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ISSN: 2157-7099
Journal of Cytology & Histology
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Primary CNS Lymphoma- a Squash Diagnosis

Pallavi Bhuyan*, Pranati Mohanty, Kaumudi Pattnaik, Aparajita Mishra, Priya Biswal and Jayasree Rath

Department of Pathology, SCB Medical College, Cuttack

*Corresponding Author:
Dr. Pallavi Bhuyan
Asst. Prof. Pathology
S.C.B. Medical College
Cuttack 753007, Orissa, India
E-mail: [email protected]

Received Date: August 20, 2011; Accepted Date: September 15, 2011; Published Date: September 20, 2011

Citation: Bhuyan P, Mohanty P, Pattnaik K, Mishra A, Biswal P, et al. (2011) Primary CNS Lymphoma- a Squash Diagnosis. J Cytol Histol 2:127. doi: 10.4172/2157-7099.1000127

Copyright: © 2011 Bhuyan P, et al. This is an open-access article distributed under the terms of the Creative Commons Attribution License, which permits unrestricted use, distribution, and reproduction in any medium, provided the original author and source are credited.

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Primary CNS Lymphoma (PCNSL) is a rare form of extranodal non-Hodgkin's lymphoma. It has a varied presentation and cytomorphology. We diagnosed a case of PCNSL in a 52-year old male in intra-operative squash cytosmear differentiating from other lesions. In cytosmear even gradient of cellular density, monomorphic tumour cells with lack of cellular cohesion on a background showing good no. of tingible body macrophages and lymphoglandular bodies were the characteristic features. Histomorphology showed the features of diffuse large cell lymphoma and was immunohistochemically confirmed as B-cell type (DLBCL).


Primary lymphoma; CNS


Primary CNS Lymphoma (PCNSL) is a rare form of extranodal non-Hodgkin's lymphoma that arises within and remains restricted to the craniospinal axis, without evidence of systemic disease [1]. In immunocompetent patients its incidence is 0.4% of primary brain tumours, whereas in immunodeficient it constitutes 5% of the same [1].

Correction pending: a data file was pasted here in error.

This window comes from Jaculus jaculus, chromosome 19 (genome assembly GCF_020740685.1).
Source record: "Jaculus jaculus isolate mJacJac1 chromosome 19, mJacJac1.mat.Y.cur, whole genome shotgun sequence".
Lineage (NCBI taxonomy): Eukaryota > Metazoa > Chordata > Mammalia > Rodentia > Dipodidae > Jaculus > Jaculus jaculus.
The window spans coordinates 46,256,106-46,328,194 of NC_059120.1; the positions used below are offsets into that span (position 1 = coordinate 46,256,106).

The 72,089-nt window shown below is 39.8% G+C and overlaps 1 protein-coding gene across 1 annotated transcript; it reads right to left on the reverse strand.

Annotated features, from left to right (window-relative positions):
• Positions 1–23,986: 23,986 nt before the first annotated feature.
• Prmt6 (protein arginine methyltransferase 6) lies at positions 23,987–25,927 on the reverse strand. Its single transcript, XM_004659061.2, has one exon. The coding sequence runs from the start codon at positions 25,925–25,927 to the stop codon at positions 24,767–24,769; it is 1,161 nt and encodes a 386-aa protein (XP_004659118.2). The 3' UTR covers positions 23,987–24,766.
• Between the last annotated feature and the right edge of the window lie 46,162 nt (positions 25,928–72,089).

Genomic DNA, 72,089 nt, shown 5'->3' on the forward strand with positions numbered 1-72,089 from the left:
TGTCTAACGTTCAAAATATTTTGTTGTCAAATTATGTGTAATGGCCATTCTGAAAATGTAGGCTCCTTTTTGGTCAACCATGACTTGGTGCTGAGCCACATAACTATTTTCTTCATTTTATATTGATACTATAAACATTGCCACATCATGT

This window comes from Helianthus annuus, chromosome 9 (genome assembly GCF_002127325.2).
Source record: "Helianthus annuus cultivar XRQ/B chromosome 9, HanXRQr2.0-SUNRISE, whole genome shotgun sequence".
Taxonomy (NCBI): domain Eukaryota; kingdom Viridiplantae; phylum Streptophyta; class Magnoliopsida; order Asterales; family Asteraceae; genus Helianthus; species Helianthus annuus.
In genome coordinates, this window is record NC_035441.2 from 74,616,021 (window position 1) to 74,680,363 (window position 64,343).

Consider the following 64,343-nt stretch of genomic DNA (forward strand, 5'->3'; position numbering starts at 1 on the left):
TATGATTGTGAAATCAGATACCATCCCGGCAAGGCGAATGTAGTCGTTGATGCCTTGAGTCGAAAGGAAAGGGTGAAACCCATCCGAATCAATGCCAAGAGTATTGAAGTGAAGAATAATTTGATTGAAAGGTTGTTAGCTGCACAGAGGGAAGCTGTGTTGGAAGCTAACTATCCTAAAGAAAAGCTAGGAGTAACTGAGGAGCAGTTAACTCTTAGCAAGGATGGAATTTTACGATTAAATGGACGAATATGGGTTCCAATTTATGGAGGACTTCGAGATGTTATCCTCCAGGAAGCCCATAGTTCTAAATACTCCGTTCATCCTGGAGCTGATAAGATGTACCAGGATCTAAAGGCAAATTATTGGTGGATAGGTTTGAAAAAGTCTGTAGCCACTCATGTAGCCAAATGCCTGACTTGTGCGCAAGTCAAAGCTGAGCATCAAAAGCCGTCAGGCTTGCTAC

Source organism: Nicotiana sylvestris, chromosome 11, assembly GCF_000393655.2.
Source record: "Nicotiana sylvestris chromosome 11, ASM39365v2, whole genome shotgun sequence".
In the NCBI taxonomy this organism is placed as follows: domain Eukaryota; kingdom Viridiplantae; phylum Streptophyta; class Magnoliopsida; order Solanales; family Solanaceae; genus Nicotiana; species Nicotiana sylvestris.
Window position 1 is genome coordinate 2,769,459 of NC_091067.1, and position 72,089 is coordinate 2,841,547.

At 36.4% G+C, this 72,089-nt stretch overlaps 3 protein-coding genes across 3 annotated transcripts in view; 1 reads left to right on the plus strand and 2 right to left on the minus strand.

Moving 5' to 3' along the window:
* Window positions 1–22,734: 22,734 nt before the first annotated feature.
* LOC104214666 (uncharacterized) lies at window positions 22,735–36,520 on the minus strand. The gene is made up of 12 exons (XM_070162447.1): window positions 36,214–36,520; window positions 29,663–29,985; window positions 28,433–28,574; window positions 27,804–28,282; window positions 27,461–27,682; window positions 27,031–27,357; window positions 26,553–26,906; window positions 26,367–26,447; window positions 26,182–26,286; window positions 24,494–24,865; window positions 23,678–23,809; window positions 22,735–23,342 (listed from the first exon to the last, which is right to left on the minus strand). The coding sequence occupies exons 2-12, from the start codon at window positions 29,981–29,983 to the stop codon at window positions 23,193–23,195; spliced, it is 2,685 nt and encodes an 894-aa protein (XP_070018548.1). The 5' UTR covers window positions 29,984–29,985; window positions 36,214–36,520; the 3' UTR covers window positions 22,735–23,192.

Morphologically, primary CNS lymphomas resemble systemic lymphomas and are generally large B cell type or immunoblastic type [2]. The cytosmear shows a diffuse monomorphic population of lymphoid cells with high N:C ratio, prominent nucleoli and often irregularities in nuclear membrane out line [2]. The lack of cellular cohesion or cytoplasmic processes are useful to distinguish the tumor from metastatic carcinoma and glioma [2].

Case Report

A 52-year-old male presented with complaints of headache, vomiting, unstable gait falling to one side for a duration of 6 months. CT scan of brain revealed a single, deep seated hyperdense, intraparenchymal lesion in the left cerebellar hemisphere. The mass was of size (3x2) cm with well defined border showing homogeneously contrast enhancement and exhibiting peripheral edema along with features of obstructive hydrocephalus (Figure 1).


Figure 1: CT Scan of brain showing Lt. Cerebellar space occupying lesion.

Other investigations revealed no abnormality in hemogram and peripheral smear examination. HIV status was negative. The patient had no palpable enlarged peripheral lymph node. No deep seated lymph node was detected even after thorough searching by Ultrasonography & CT Scan. Preoperative finding revealed that the mass was unencapsulated, grayish, soft and was richly vascular.

Squash cytosmears showed easy spreading of tissue. On lower magnification smears were cellular showing even gradient of cellular density with clustering at places. Intermediate magnification revealed monomorphic population of cells with lack of cellular cohesion admixed with good number of tingible body macrophages (Figure 2). Background showed large number of degenerated nuclei, apoptotic bodies along with numerous lymphoglandular bodies. Higher magnification revealed large round cells with thin rim of basophilic cytoplasm, coarse granular chromatin, nuclear convolution and prominent nucleoli in many cells (Figure 2). Few mature looking lymphocytes were also noted. With this cytomorphology a diagnosis of large cell lymphoma was given.


Figure 2: Cystosmears showing (a) monomorphic, discohesive cells with tingible body macrophages (H & E stain, 100x) (b) large round cells with prominent nucleoli, thin rim of cytoplasm and lymphoglandular bodies (H & E stain, 400x).

In tissue section solid sheets of large round cells with little intervening stroma clustering around the blood vessels was the picture (Figure 3). Higher magnification revealed nuclear membrane convolution, prominent nucleoli and mitotic figures along with angioinvasion by the tumor cells. Reticulin staining showed concentric rings of retirulin fibres around the blood vessels with tumor cells locked within reticulin fibres (Figure 3). Thus a diagnosis of primary CNS lymphoma diffuse large cell type was made. It was later confirmed by immunohistochemical markers CD20 and MUM1 positivity.